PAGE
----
June 8, 2010
For some time now we’ve been saying that the global financial turmoil had a way to run yet, but markets, which were then rising, and soaring commodity prices, looked to be belying our forecasts. But, the past few weeks has seen a complete turnaround. Firstly metals commodities prices slumped – initially on fears that Chinese demand had been falling as the government tried to rein back on unbridled growth – then came the Greek debt crisis and the pressure on the Euro, and stock indices around the world plunged, with the only real benefactors being short sellers and gold holders.
Now, talk of a double dip recession is rife. Today, for example, Mineweb reports on several pundits all mentioning a double dip in the markets. Yet a month or so ago, most – apart from the out and out gold bugs – were predicting great things ahead as the world was pulling out of recession. Sentiment then turned around rapidly. Now the Dow is comfortably below 10,000 again, the FTSE 100 getting close to breaking back down through 5,000 and the S&P perilously close to testing the 1,000 level too. Indeed by the time this article is read the latter two levels may well have been breached on the downturn. Some pundits now suggest sharp falls well below the current levels as the dip takes effect. But we will see.
Truth is that the investment sector is mostly optimistic on the surface – particularly those who make their money out of persuading people to invest – supported by the politicians who have a vested interest in trying to persuade people things are indeed getting better and uplifting confidence. If people have confidence in the growth story, so the theory goes, momentum will indeed lead to growth. People will buy goods and manufacturing will benefit. Indeed prudent savers are being encouraged to spend, spend, spend.
This is all very well, but at the same time the public begins to notice that unemployment remains at a high level, major global economies are in trouble leading, inevitably to government spending curbs, in Europe at least, as far as services are concerned – although ironically they may well be, at the same time, printing more and more money and effectively giving it to the banks in the hope that this might stimulate the general economy. Taxation rises are on the cards too as nations try to bring huge deficits under control – well that is everywhere except perhaps in what may be the most profligate spender of all – the U.S.A.
While confidence in the markets is everything, a realisation amongst the investment fraternity that all, in reality, is not set for burgeoning growth after all, will fuel a further dip in markets and the double dip scenario will be well and truly in place.
The gold bugs say put your faith in gold – and that may well be the answer – for now. Others will promote silver and other precious metals, but as industrial demand growth remains a significant part of their market, their time may not quite be here yet, although they likely could be dragged up in value should gold continue to advance.
What we do have with gold, though, are some mixed messages. Its rise, in reality, suggests true weakness in the dollar – not against the basket of currencies by which its index is traditionally calculated; they are all equally weak too, or even weaker – but against its overall future purchasing power. This is hidden to an extent by the fact that the current economic environment is more deflationary than inflationary, but eventually this will turn. The amount of money being printed by governments makes this virtually inevitable.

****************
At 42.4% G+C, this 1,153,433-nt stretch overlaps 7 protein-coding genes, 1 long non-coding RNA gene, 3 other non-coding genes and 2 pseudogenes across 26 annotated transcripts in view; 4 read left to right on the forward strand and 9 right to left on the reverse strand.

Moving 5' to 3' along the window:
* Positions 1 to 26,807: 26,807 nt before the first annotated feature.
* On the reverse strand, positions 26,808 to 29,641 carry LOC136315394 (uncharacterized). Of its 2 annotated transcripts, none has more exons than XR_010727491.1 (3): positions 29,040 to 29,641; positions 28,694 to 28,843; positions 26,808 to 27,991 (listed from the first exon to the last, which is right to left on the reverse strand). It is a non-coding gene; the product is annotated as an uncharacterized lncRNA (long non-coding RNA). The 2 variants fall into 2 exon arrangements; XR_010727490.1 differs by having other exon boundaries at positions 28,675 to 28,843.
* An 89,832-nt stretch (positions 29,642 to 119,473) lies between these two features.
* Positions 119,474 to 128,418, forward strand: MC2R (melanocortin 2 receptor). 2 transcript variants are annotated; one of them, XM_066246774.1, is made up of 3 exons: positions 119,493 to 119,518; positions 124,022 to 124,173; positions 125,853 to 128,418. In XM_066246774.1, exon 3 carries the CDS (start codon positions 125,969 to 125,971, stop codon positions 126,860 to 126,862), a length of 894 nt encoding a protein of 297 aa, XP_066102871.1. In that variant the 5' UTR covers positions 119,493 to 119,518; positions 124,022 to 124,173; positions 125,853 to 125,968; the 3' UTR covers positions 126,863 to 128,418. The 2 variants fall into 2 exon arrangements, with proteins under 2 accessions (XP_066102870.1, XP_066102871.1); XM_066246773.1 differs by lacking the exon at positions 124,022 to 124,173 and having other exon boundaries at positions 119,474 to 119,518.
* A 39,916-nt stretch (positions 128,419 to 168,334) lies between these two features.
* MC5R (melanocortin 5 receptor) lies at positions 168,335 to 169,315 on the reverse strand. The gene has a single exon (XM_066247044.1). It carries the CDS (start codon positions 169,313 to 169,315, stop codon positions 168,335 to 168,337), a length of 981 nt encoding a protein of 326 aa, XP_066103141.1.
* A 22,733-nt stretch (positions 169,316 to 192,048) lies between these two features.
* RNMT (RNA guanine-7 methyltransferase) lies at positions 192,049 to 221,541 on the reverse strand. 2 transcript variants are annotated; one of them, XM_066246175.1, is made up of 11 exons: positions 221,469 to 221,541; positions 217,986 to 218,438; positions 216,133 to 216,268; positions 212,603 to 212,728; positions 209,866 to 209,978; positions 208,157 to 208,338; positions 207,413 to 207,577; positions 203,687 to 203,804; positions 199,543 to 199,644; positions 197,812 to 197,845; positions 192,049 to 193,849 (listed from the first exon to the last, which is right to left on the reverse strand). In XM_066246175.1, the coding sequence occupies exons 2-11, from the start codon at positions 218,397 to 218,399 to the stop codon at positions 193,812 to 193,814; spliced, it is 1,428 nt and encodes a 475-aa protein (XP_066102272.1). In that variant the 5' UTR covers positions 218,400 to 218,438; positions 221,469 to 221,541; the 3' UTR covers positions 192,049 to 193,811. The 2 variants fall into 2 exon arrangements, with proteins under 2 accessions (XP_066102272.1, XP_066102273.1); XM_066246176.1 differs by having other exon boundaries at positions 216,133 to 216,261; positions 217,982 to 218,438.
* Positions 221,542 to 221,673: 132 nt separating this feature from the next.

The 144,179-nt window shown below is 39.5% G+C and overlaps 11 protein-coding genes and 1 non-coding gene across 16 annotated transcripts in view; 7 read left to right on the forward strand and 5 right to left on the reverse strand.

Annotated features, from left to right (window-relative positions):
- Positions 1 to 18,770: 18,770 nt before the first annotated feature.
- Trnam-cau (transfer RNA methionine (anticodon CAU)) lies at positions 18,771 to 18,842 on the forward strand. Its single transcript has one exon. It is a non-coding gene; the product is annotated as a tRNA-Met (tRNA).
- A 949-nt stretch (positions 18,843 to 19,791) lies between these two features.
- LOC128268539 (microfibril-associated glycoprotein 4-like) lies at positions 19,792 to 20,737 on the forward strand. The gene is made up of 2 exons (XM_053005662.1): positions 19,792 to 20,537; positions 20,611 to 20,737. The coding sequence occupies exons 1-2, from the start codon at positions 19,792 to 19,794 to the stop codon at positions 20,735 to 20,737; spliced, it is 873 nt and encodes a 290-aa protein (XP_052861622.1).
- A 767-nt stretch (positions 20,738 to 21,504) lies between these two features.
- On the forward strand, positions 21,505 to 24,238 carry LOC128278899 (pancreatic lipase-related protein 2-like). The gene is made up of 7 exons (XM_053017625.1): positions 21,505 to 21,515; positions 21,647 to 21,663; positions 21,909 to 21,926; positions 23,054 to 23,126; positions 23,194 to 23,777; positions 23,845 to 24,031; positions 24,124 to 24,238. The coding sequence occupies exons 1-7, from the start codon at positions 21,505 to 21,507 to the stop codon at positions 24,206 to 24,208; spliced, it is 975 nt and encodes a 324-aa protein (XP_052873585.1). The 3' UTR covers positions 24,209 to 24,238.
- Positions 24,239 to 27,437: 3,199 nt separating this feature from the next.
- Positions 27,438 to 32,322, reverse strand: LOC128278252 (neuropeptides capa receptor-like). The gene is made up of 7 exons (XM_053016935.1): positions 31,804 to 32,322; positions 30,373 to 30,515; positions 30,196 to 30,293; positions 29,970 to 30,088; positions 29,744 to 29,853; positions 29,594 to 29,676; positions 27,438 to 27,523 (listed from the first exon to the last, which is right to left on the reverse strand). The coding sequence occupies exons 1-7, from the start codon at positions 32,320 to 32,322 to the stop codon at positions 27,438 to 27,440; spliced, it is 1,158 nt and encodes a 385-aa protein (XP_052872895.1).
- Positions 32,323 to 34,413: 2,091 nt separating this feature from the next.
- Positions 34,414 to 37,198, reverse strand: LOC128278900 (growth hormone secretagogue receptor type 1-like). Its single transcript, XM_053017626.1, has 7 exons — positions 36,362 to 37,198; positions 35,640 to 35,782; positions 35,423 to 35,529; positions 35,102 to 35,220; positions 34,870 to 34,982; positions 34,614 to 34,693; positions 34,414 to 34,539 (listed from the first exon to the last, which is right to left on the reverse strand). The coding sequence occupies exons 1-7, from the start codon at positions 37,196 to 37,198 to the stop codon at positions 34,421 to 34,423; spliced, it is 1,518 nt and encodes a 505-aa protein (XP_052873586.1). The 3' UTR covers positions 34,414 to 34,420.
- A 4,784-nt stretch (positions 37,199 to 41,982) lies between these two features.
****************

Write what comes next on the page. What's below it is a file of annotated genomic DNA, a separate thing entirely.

But a rising gold price also engenders purchasing resistance from some important significant markets – notably India and the Middle East where there is a reluctance to chase prices up. The current price rises are being fuelled by investment demand – safe haven buying if you will – and as long as markets remain as shaky as they are at the moment, this is likely to continue. If indeed a severe double dip appears, liquidity factors may initially drive the gold price down a little, as happened in October and November of 2008, but any fall will likely be less severe than for other commodities, and a recovery far quicker – note also the above warning on the more industrial precious metals, none of which got back anywhere near their 2007/early 2008 peaks even with the big price rises seen earlier this year.
Ultimately, of course, the huge gold investment overhang may well come back to bite long term gold holders if, and when, the markets truly do come out of their recessionary downturns and the kind of nervousness that is besetting the markets now diminishes. But this may well be some time away yet – even years away – although consistent signs suggesting a global industrial recovery will then reward a sharp change in investment strategy.
So, for the time being gold, which hit a new record in this morning’s European trading as this article was being written, may remain the place to be invested. Forget the nonsense talked about bubbles, at least for the moment. But probably hope that the price does not take off to the kinds of levels some of the gold lobby are predicting, because these represent the ultimate doomsday scenario. A $10,000 gold price in the next couple of years, which we noted in a recent prediction, would only result from a total breakdown in the U.S. dollar, hyperinflation and a society probably not worth living in.